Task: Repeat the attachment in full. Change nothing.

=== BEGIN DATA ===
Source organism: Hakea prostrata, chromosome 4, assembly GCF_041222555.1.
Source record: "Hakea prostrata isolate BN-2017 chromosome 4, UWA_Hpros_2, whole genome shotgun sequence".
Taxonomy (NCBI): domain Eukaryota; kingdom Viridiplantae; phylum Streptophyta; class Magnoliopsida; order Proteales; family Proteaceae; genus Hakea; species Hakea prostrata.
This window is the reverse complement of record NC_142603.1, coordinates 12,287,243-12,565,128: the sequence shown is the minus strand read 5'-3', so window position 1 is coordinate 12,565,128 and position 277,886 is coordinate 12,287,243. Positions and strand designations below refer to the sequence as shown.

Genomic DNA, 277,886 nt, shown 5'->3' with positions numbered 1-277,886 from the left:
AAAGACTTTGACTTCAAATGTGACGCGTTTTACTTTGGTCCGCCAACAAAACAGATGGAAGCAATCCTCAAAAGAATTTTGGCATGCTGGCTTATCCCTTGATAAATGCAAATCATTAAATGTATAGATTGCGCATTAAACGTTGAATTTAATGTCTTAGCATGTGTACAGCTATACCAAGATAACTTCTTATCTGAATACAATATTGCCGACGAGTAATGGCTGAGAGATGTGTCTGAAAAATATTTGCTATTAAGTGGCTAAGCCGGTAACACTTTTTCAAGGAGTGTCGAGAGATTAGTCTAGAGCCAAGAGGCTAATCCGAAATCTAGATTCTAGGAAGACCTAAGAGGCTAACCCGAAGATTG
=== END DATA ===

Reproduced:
Source organism: Hakea prostrata, chromosome 4, assembly GCF_041222555.1.
Source record: "Hakea prostrata isolate BN-2017 chromosome 4, UWA_Hpros_2, whole genome shotgun sequence".
Taxonomy (NCBI): domain Eukaryota; kingdom Viridiplantae; phylum Streptophyta; class Magnoliopsida; order Proteales; family Proteaceae; genus Hakea; species Hakea prostrata.
This window is the reverse complement of record NC_142603.1, coordinates 12,287,243-12,565,128: the sequence shown is the minus strand read 5'-3', so window position 1 is coordinate 12,565,128 and position 277,886 is coordinate 12,287,243. Positions and strand designations below refer to the sequence as shown.

Genomic DNA, 277,886 nt, shown 5'->3' with positions numbered 1-277,886 from the left:
AAAGACTTTGACTTCAAATGTGACGCGTTTTACTTTGGTCCGCCAACAAAACAGATGGAAGCAATCCTCAAAAGAATTTTGGCATGCTGGCTTATCCCTTGATAAATGCAAATCATTAAATGTATAGATTGCGCATTAAACGTTGAATTTAATGTCTTAGCATGTGTACAGCTATACCAAGATAACTTCTTATCTGAATACAATATTGCCGACGAGTAATGGCTGAGAGATGTGTCTGAAAAATATTTGCTATTAAGTGGCTAAGCCGGTAACACTTTTTCAAGGAGTGTCGAGAGATTAGTCTAGAGCCAAGAGGCTAATCCGAAATCTAGATTCTAGGAAGACCTAAGAGGCTAACCCGAAGATTG